Memorandum from Mr Tim Blott, Mr Mark
Hollinshead, Mr Michael Johnston, Mr John McLellan and Mr Jim
We write to express firstly our appreciation
of the opportunity the Committee gave us on 6 May to discuss the
increasingly difficult trading conditions confronting the daily
and weekly newspaper industry in Scotland.
Our concern is about the whole future of our
industry but it is also based on a fundamental belief, which we
are sure the Committee will share, that a strong, sustainable
local press providing depth of coverage of the UK and Scottish
Parliaments and local politics is in the best interests of democracy
in a devolved Scotland. We should add that our member companies
employ an estimated 6,000 people in Scotland.
We will briefly reiterate the tremendous pressures
under which newspapers are currently operating. These are:
Long term decline in sales of printed
Economic downturn severely affecting
Migration of classified advertising to
Changes in communications technology
with instant news available from online publications, video, mobile
telephony, podcasts etc.
We are in unprecedented economic times with
our industry suffering from a cyclical downturn as well as major
structural change. The impact of this combination has resulted
in sharply deteriorating revenues necessitating action to reduce
costs including, regrettably, the loss of jobs.
In order to address these challenges, our respective
members have invested substantial resources in their digital publishing
operations which are now firmly established as an integral part
of the publishing mix. While this investment is yielding significant
growth, digital revenues generally are still at the stage where
they represent a relatively small proportion of total income.
The industry's problems are, as we explained,
being exacerbated by the loss of local authority recruitment advertising
to the CoSLA electronic portal and the prospective loss of public
notices going online.
According to a Scottish Government analysis
of advertising expenditure by the Scottish public sector in 2005-06
over £37 million was estimated to have been spent on recruitment
advertising, £13.5 million (37%) of which was by local government.
We consider it essential that there should be
an independent evaluation of the cost effectiveness of CoSLA's
electronic portal. You will understand our strongly held belief
that our daily and weekly newspapers and their online services
have long been an essential meeting place for people seeking new
employment. It is our view that any financial savings claimed
by CoSLA need careful scrutiny against the value of securing the
best people through the services of the newspaper publishing industry.
We are also deeply concerned about the proposed
removal of the obligation on local authorities and others to place
public notices in regional and local newspapers. We consider that
there would be a serious risk of such action leading to more secretive,
less open government and to many grass roots issues being decided
without consultation and debate.
We highlighted how broadband take-up in parts
of Scotland is quite low eg 32% of households in Glasgow according
to Ofcom's Nations and Regions survey in 2008, and compares extremely
poorly against the household penetration of newspapers. We do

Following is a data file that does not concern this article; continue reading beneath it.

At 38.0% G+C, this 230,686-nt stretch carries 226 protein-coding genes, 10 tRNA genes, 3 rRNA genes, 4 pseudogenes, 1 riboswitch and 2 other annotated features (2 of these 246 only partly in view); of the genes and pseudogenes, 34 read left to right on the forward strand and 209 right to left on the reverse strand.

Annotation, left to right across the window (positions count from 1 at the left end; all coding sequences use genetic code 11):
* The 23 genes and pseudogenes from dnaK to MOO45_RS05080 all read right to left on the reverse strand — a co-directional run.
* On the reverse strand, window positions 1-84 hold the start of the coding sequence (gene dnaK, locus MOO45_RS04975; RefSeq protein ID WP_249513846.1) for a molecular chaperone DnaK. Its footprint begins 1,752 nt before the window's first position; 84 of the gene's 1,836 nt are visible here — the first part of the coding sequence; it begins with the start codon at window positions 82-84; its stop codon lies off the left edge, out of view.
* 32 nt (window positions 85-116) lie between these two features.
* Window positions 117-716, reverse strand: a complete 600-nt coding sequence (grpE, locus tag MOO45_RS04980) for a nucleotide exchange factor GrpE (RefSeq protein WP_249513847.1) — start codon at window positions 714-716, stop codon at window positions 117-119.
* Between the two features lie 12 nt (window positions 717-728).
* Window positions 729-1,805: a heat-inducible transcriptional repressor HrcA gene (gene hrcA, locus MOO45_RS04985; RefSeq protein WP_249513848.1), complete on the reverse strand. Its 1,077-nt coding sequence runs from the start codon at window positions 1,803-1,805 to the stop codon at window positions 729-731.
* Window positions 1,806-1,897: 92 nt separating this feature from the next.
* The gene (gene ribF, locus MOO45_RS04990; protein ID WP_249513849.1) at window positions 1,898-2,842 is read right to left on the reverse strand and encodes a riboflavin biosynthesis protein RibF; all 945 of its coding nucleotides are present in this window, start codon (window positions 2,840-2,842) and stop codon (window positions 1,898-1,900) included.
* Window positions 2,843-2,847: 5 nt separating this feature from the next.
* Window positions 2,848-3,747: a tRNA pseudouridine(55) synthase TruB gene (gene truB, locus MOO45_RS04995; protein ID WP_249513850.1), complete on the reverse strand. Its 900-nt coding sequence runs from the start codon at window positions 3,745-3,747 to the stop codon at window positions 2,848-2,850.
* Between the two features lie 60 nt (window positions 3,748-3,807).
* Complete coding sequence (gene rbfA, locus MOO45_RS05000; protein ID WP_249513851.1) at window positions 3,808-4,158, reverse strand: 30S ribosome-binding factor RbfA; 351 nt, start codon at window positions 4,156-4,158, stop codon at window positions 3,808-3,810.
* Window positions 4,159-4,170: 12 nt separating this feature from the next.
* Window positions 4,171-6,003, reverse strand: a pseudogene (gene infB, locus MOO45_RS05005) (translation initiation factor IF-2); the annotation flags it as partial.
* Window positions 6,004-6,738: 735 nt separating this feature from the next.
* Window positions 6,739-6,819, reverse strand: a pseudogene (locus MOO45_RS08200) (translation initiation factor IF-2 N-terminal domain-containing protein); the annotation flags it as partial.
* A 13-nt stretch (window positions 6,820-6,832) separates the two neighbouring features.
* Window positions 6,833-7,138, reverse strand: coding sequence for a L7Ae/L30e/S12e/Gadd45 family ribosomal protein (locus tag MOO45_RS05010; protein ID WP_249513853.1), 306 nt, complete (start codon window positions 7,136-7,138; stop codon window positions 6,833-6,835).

not understand how the Scottish Government could contemplate disenfranchising
large numbers of the public by relying on less effective information
The Scottish Government analysis referred to
above also showed that over £10 million was spent on public
notices, 57% of which was by local government. The industry's
greatest fear, which we believe to be well founded, is that the
Scottish Government is planning to persuade the whole of the Scottish
public sector to move its recruitment advertising and public notices
to electronic portals, involving an estimated combined loss of
£47 million at 2005-06 prices. It is wholly incompatible
with the Scottish Government's stated desire for a strong, sustainable
Scottish press to think that up to £47 million of revenues
can be withdrawn without severe consequences for its whole future.
It contrasts with the position of the UK Government with the Culture,
Media and Sport Secretary, Andy Burnham, indicating that he is
minded to instruct local authorities that, in the interests of
local democracy, they should not be competing with local newspapers
and should be supporting them with advertising and other means.
More generally, we are concerned about local
authorities and other public sector bodies using their privileged
position of public funding to provide services fully met by daily
and local newspapers operating in a commercial environment to
generate revenues based on audience reach. They can have a profoundly
negative effect on the financial viability of our newspapers and
their related websites.
We readily acknowledge the pressures on the
Scottish Government to reduce public spending but our belief is
that the most effective use of any advertisement spend is with
We would also welcome the support of the Scottish
Affairs Committee in the current OFT review of regional and local
media. We are asking that rules on newspaper and cross media ownership
and competition be amended to take account of the realities of
the Scottish media landscape and to allow flexibility in meeting
the exceptional circumstance in which the industry finds itself.
The Committee's recognition of the scale of
the problems facing the newspaper industry and its support on
the above matters would be greatly appreciated.
Herald and Times Group
Scottish Daily Record & Sunday Mail Ltd
Divisional Managing Director
Johnston Press Scotland and President, Scottish Newspaper
Editor-in-Chief for The Scotsman Publications Ltd,
Editor of The Scotsman
Scottish Daily Newspaper Society